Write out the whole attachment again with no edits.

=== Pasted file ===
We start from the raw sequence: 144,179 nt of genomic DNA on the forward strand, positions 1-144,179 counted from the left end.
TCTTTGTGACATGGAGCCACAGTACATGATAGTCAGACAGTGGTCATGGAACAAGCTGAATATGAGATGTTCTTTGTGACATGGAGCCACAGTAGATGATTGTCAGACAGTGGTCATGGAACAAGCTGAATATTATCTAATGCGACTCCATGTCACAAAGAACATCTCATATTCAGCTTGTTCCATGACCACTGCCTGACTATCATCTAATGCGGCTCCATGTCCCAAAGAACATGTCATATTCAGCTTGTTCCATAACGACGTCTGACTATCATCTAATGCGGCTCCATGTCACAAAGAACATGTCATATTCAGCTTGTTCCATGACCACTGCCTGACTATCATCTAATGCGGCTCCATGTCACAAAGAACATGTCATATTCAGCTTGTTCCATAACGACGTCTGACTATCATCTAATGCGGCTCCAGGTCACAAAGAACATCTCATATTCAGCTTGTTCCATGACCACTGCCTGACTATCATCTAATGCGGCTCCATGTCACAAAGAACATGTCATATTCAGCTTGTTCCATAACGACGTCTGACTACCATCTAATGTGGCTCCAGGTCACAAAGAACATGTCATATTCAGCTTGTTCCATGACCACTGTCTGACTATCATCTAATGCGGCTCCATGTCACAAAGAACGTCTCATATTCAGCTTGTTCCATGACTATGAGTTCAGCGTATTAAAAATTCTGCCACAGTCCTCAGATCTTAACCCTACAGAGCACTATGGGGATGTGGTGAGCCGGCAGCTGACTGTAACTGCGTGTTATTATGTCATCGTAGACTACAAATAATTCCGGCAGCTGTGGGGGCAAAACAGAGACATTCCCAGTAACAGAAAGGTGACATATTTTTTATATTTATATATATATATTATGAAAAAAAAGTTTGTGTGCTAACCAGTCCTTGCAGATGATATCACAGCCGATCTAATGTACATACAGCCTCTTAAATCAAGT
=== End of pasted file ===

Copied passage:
We start from the raw sequence: 144,179 nt of genomic DNA on the forward strand, positions 1-144,179 counted from the left end.
TCTTTGTGACATGGAGCCACAGTACATGATAGTCAGACAGTGGTCATGGAACAAGCTGAATATGAGATGTTCTTTGTGACATGGAGCCACAGTAGATGATTGTCAGACAGTGGTCATGGAACAAGCTGAATATTATCTAATGCGACTCCATGTCACAAAGAACATCTCATATTCAGCTTGTTCCATGACCACTGCCTGACTATCATCTAATGCGGCTCCATGTCCCAAAGAACATGTCATATTCAGCTTGTTCCATAACGACGTCTGACTATCATCTAATGCGGCTCCATGTCACAAAGAACATGTCATATTCAGCTTGTTCCATGACCACTGCCTGACTATCATCTAATGCGGCTCCATGTCACAAAGAACATGTCATATTCAGCTTGTTCCATAACGACGTCTGACTATCATCTAATGCGGCTCCAGGTCACAAAGAACATCTCATATTCAGCTTGTTCCATGACCACTGCCTGACTATCATCTAATGCGGCTCCATGTCACAAAGAACATGTCATATTCAGCTTGTTCCATAACGACGTCTGACTACCATCTAATGTGGCTCCAGGTCACAAAGAACATGTCATATTCAGCTTGTTCCATGACCACTGTCTGACTATCATCTAATGCGGCTCCATGTCACAAAGAACGTCTCATATTCAGCTTGTTCCATGACTATGAGTTCAGCGTATTAAAAATTCTGCCACAGTCCTCAGATCTTAACCCTACAGAGCACTATGGGGATGTGGTGAGCCGGCAGCTGACTGTAACTGCGTGTTATTATGTCATCGTAGACTACAAATAATTCCGGCAGCTGTGGGGGCAAAACAGAGACATTCCCAGTAACAGAAAGGTGACATATTTTTTATATTTATATATATATATTATGAAAAAAAAGTTTGTGTGCTAACCAGTCCTTGCAGATGATATCACAGCCGATCTAATGTACATACAGCCTCTTAAATCAAGT